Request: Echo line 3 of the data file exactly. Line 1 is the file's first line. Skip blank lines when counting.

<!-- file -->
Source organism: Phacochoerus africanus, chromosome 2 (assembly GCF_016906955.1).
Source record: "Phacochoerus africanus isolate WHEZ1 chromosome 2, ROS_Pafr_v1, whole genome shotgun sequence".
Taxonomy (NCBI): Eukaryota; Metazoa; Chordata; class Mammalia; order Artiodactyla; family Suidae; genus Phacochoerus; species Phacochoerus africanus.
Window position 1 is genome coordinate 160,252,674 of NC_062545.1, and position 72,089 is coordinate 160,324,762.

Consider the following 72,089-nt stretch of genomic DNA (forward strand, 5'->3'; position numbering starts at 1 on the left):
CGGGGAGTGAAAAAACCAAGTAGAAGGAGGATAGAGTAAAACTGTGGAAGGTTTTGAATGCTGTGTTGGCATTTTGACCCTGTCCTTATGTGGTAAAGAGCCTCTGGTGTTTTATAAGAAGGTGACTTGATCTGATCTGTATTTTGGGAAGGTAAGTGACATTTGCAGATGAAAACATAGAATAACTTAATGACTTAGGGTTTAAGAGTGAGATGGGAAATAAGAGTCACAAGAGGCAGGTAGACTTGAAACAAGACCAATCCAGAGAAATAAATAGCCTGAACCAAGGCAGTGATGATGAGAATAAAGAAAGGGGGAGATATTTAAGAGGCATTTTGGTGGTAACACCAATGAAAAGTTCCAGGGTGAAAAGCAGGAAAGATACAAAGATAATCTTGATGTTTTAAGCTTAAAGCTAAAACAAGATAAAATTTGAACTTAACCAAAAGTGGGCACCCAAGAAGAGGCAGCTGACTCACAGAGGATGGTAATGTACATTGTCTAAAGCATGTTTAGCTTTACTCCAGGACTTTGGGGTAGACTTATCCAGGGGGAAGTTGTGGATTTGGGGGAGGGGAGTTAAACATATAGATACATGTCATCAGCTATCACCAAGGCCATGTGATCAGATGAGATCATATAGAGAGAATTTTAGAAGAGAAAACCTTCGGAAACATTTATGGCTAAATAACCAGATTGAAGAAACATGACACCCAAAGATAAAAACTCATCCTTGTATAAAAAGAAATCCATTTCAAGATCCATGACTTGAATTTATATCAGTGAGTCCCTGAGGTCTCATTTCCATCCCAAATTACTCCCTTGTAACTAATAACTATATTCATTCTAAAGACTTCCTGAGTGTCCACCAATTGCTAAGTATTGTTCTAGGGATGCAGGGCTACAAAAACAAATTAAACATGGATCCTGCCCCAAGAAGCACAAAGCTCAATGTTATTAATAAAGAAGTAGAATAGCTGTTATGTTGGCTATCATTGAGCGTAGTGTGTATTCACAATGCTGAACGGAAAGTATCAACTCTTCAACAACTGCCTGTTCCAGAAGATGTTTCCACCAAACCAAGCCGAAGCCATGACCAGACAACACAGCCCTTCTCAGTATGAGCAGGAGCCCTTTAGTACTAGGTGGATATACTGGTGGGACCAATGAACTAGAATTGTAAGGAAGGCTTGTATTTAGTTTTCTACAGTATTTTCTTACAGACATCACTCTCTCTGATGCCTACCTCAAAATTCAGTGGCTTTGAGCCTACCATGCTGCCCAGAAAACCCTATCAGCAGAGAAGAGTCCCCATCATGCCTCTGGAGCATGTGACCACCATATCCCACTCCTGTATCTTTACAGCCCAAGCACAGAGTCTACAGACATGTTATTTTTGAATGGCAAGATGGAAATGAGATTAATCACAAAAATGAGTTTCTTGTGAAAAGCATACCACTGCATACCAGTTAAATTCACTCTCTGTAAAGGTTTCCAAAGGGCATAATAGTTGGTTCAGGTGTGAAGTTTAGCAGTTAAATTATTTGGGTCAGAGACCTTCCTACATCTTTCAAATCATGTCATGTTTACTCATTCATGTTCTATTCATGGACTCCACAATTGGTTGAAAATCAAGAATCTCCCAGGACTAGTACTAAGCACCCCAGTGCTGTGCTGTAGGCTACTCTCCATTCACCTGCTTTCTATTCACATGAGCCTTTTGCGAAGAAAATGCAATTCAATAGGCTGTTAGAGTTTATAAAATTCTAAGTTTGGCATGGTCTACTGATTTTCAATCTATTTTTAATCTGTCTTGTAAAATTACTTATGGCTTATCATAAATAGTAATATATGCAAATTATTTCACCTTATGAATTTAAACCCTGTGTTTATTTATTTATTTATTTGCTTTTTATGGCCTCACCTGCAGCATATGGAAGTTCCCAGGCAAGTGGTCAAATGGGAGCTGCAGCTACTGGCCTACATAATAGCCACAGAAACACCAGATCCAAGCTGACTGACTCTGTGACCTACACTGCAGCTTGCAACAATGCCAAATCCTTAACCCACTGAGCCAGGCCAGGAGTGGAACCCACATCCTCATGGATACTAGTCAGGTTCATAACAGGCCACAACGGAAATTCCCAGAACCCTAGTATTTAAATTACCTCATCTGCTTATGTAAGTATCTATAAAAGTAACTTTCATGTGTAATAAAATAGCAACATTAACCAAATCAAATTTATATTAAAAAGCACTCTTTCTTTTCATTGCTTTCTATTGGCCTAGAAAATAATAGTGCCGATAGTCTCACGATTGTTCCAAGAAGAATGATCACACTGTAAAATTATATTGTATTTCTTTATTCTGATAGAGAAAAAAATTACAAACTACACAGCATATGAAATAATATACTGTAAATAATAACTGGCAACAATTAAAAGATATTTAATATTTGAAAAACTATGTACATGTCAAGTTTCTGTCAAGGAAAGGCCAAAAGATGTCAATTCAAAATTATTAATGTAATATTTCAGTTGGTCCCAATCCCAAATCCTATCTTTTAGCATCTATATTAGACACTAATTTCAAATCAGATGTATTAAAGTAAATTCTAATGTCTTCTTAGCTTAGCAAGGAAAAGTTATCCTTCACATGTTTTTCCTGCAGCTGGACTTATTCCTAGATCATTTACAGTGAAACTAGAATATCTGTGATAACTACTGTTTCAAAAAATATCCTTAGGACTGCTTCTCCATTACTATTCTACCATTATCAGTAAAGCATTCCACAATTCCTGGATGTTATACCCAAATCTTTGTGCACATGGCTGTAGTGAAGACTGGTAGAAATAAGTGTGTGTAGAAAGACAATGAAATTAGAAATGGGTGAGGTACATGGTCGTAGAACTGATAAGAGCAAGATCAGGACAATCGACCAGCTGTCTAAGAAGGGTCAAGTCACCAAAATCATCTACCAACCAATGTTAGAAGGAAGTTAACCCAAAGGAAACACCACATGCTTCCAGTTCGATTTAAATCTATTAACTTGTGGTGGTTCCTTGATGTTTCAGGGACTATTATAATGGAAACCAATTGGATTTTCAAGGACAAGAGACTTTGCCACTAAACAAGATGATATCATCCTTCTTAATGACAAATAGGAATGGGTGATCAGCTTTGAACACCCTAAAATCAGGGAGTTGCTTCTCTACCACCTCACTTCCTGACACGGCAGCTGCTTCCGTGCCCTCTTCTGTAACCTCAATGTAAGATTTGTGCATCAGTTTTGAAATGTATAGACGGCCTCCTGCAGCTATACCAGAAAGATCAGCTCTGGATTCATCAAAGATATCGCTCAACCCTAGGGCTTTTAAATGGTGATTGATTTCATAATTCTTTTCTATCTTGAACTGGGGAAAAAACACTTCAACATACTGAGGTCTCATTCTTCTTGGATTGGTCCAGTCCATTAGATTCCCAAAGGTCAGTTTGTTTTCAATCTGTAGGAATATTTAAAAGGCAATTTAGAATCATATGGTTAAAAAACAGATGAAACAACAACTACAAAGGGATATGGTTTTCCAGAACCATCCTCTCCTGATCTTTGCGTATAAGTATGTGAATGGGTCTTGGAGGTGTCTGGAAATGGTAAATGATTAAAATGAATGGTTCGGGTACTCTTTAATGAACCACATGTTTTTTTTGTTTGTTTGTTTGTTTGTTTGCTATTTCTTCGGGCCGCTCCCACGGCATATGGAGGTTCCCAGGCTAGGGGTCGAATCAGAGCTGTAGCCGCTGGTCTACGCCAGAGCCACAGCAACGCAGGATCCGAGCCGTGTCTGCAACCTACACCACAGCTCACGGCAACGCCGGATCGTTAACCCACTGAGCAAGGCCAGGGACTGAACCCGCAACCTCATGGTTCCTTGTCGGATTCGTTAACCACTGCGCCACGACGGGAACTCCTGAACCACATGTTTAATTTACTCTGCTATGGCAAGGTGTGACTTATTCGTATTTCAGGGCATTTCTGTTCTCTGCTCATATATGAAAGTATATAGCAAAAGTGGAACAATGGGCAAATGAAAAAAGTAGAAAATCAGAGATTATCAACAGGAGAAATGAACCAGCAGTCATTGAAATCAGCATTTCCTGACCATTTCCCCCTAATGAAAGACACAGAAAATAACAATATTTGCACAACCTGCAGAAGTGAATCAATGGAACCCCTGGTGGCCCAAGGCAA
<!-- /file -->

Taxonomy (NCBI): Eukaryota; Metazoa; Chordata; class Mammalia; order Artiodactyla; family Suidae; genus Phacochoerus; species Phacochoerus africanus.